Clara Batchelor is twenty-two. Her brief, doomed marriage to Archie over, she returns to live with her parents in the home of her childhood. She hopes for comfort but the devoutly Catholic household confines her and forms a dangerous glass wall of guilt and repression between Clara and the outside world. Clara both longs for and fears what lies beyond, and when she escapes into an exhilarating and passionate love affair her fragile identity cracks.
Beyond the Glass completes the trilogy sequel to Frost in May, which began with The Lost Traveller and The Sugar House. Although each is a complete novel in itself, together they form a brilliant portrait of a young girl’s journey to adulthood.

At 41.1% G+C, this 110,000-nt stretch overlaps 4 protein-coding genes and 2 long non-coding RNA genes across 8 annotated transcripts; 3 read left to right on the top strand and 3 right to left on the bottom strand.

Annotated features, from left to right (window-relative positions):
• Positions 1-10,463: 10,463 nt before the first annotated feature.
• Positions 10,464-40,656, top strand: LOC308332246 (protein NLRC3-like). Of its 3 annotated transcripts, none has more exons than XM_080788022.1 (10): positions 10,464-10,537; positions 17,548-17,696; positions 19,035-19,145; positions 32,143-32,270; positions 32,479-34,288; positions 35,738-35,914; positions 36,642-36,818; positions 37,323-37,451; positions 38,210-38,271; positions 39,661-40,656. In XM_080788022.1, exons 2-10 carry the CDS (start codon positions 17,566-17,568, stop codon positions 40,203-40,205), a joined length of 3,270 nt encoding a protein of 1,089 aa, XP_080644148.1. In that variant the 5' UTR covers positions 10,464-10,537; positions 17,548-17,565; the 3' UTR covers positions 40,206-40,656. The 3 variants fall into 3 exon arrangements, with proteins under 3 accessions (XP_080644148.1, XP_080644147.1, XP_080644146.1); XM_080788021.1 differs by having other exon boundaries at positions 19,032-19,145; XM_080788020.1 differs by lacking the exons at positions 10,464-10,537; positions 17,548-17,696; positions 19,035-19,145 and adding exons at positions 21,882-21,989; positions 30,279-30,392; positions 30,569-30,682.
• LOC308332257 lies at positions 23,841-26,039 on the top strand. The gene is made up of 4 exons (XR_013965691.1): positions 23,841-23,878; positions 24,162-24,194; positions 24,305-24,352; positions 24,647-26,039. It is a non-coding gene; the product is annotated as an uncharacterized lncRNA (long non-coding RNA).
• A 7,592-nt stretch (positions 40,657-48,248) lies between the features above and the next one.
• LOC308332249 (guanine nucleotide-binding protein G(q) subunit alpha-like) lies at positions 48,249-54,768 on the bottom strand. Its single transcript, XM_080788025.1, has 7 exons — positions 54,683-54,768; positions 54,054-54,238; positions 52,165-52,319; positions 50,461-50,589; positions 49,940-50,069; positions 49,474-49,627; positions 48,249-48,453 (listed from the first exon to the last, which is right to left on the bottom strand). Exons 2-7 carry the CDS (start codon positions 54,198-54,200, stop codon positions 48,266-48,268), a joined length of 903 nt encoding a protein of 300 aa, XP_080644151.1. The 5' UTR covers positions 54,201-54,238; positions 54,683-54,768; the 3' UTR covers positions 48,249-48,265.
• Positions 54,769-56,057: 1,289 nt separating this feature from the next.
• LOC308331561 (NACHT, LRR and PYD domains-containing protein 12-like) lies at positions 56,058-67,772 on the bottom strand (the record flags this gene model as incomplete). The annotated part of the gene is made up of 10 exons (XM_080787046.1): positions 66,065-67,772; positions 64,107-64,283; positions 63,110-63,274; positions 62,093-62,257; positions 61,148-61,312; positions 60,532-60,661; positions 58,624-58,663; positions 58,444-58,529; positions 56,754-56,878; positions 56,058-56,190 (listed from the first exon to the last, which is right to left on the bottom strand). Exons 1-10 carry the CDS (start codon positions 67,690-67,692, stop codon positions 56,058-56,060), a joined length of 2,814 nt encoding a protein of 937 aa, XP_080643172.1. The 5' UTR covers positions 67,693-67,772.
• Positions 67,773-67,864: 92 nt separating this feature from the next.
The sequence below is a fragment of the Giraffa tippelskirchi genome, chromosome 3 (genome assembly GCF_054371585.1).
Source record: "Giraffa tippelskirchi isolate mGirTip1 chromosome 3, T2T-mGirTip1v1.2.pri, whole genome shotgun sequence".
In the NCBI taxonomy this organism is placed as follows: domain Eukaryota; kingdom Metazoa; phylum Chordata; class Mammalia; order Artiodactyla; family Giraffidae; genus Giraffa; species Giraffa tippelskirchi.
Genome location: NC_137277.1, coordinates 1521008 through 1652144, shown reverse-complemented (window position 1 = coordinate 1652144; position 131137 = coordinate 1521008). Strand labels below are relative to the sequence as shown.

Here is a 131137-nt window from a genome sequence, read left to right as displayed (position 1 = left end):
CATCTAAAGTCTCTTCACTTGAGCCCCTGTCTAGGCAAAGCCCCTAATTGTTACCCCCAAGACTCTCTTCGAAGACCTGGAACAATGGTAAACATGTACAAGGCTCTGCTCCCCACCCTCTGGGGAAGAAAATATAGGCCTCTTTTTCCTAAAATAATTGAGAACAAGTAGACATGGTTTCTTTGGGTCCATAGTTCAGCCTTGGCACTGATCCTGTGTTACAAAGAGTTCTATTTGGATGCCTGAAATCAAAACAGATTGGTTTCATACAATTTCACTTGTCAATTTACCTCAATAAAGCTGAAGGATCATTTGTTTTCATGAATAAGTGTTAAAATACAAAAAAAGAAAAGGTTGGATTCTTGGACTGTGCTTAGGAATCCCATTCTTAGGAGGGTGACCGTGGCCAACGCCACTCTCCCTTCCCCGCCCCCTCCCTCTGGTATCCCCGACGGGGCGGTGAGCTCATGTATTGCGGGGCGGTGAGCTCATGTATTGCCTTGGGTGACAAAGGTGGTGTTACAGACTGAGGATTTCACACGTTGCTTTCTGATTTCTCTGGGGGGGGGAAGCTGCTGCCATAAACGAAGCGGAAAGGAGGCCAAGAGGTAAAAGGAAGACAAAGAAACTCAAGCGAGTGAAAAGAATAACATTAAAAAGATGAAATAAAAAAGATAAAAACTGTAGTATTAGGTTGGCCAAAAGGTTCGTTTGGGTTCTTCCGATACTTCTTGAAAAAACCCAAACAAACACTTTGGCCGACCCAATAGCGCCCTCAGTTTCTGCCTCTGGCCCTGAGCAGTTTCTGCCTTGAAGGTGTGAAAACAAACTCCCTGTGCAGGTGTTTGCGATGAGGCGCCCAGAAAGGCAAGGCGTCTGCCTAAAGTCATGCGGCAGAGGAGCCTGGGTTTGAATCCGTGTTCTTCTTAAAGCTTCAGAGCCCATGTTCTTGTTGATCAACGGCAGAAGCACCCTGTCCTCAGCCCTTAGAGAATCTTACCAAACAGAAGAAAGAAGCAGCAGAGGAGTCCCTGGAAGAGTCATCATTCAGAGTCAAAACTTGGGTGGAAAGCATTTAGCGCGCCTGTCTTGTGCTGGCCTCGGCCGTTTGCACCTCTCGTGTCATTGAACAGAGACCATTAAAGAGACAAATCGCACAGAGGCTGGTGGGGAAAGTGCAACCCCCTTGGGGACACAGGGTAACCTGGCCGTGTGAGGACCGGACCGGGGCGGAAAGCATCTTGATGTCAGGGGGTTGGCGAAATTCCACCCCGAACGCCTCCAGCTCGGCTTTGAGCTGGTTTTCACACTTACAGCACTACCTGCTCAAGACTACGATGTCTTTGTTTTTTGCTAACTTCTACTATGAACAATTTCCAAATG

From the corner of a darkened room Joy Stone watches herself. As memories of the deaths of her lover and mother surface unbidden, life for Joy narrows – to negotiating each day, each encounter, each second; to finding the trick to keep living. Told with shattering clarity and wry wit, this is a Scottish classic fit for our time.
“What happens when a shoe-crazy, lipstick-obsessed, wine-swilling, pasta-slurping, fashion-fanatic, about-to-get-married big-city girl cartoonist with a fabulous life finds . . . a lump in her breast?” That’s the question that sets this powerful, funny, and poignant graphic memoir in motion. In vivid color and with a taboo-breaking sense of humor, Marisa Acocella Marchetto tells the story of her eleven-month, ultimately triumphant bout with breast cancer—from diagnosis to cure, and every challenging step in between.